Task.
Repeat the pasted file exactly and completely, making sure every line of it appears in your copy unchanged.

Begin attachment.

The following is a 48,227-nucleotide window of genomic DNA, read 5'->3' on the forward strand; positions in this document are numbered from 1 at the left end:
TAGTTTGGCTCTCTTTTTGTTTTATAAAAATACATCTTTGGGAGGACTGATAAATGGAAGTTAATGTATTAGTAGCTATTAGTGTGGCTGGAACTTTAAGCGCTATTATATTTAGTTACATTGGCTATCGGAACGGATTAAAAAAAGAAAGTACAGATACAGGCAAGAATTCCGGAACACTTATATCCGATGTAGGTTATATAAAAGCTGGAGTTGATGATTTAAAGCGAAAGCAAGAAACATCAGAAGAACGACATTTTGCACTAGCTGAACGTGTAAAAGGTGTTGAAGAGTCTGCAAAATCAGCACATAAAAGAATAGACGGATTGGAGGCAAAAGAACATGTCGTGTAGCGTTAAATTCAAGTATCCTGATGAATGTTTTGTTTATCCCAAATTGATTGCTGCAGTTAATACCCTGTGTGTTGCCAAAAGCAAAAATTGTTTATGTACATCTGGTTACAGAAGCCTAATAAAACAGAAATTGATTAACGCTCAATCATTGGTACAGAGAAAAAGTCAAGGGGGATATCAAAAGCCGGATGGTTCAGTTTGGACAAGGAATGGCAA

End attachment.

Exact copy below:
The following is a 48,227-nucleotide window of genomic DNA, read 5'->3' on the forward strand; positions in this document are numbered from 1 at the left end:
TAGTTTGGCTCTCTTTTTGTTTTATAAAAATACATCTTTGGGAGGACTGATAAATGGAAGTTAATGTATTAGTAGCTATTAGTGTGGCTGGAACTTTAAGCGCTATTATATTTAGTTACATTGGCTATCGGAACGGATTAAAAAAAGAAAGTACAGATACAGGCAAGAATTCCGGAACACTTATATCCGATGTAGGTTATATAAAAGCTGGAGTTGATGATTTAAAGCGAAAGCAAGAAACATCAGAAGAACGACATTTTGCACTAGCTGAACGTGTAAAAGGTGTTGAAGAGTCTGCAAAATCAGCACATAAAAGAATAGACGGATTGGAGGCAAAAGAACATGTCGTGTAGCGTTAAATTCAAGTATCCTGATGAATGTTTTGTTTATCCCAAATTGATTGCTGCAGTTAATACCCTGTGTGTTGCCAAAAGCAAAAATTGTTTATGTACATCTGGTTACAGAAGCCTAATAAAACAGAAATTGATTAACGCTCAATCATTGGTACAGAGAAAAAGTCAAGGGGGATATCAAAAGCCGGATGGTTCAGTTTGGACAAGGAATGGCAA